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What is the Active Participle in Arabic? (I) Posted by on Aug 31, 2017 in Arabic Language, Grammar, Vocabulary

The active participle (AP) is known as اِسمُ الفَاعِل in Arabic. It is one of many Arabic noun types that are derived from active verbs. Depending on how it is used in phrases or sentences, AP can be classified into two forms: adjectival (i.e. like an adjective) noun and non-adjectival noun (i.e. the doer or agent). I will give an in-depth explanation of the regularities and irregularities of their derivation, usage, and grammatical impact on other words within phrases and/or sentences.

Two Forms:

In both nominal and verbal sentences, if the AP اِسمُ الفَاعِل is used predicatively (i.e. after another noun), it is an adjectival noun. However, if it is used in the subject position (i.e. as a doer/agent of an action), it is a regular noun, as in these examples:

  • يَعْمَل المُوَظَّف المُخْلِص بِهِمَّة عَالِيَة. ‘the honest employee works highly resolutely.’
  • الطَّالِب النَاجِح مُرَكِّز. ‘the successful student is focused’

The first sentence is a verbal sentence (because it starts with a verb, يَعْمَل). It includes two active participles: المُوَظَّف and المُخْلِص. The first is a regular AP, and it is the subject of the sentence, while the second is an adjectival AP, and it functions as an adjective; therefore, it agrees with the preceding noun (i.e. the noun it describes) in gender, number and definiteness.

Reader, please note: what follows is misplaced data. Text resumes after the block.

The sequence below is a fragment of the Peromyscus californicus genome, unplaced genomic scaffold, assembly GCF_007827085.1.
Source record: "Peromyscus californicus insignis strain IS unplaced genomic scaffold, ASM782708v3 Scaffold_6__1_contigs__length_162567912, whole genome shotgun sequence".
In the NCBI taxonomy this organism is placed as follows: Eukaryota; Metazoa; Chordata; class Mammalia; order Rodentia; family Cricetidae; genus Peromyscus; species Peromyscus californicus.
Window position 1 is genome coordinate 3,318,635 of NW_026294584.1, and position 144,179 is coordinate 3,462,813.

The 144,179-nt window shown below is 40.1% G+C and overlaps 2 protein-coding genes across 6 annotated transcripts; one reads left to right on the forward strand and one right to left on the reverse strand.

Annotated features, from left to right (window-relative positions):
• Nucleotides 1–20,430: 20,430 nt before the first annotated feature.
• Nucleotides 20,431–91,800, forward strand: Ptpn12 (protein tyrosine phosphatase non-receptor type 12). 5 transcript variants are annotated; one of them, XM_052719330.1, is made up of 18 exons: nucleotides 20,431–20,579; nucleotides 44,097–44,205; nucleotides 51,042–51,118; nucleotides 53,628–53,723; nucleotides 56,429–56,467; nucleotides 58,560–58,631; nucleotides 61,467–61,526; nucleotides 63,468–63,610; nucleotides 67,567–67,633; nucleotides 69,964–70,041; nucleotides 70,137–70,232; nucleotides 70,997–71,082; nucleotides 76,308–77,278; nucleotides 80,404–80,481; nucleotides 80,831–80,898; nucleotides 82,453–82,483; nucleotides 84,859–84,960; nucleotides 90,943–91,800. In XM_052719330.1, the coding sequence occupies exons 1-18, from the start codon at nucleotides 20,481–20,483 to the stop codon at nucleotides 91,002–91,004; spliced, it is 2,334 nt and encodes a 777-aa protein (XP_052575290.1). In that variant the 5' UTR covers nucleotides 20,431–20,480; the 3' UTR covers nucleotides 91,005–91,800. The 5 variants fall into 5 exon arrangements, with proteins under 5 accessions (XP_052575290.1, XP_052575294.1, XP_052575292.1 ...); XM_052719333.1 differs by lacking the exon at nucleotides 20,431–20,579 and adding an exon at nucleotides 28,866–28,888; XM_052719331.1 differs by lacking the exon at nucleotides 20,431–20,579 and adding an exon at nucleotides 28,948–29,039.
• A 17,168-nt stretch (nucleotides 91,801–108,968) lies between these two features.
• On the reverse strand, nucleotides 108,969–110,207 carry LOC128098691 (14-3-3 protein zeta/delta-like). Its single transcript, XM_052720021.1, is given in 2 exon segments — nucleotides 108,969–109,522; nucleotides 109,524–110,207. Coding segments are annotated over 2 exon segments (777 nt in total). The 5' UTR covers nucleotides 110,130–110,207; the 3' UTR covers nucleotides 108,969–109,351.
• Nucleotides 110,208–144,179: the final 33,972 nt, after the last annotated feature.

The second sentence is a nominal sentence (because it starts with a noun, الطَّالِب). It has, as you may know, two parts the subject المُبْتَدأ and the predicate الخَبَر. The sentence is composed of three words, and each one of them is an AP. الطَّالِب is the doer/agent, so it a regular AP/noun. النَّاجِح immediately follows الطَّالِب and it agrees with it in gender, number and definiteness; therefore, it is called an attributive adjectival AP/noun. مُتَفَوِّق is the predicate الخَبَر, and single-word predicates in Arabic nominal sentences agree with their مُبْتَدأ only in gender and number, so they are called predicative adjectival nouns.

Derivation of Active Participle:

As you may have come across in some Arabic grammar books, which are written in English except for sprinkles of Arabic words, there are 10 forms of the Arabic verb. Here, I won’t use this type of classification. In lieu, I will refer to two forms, simple and complex, as I explained here. In particular, I will explain how the AP اِسْمُ الفَاعِل is derived from simple and complex verbs.

Simple Arabic Verbs and the Active Participle: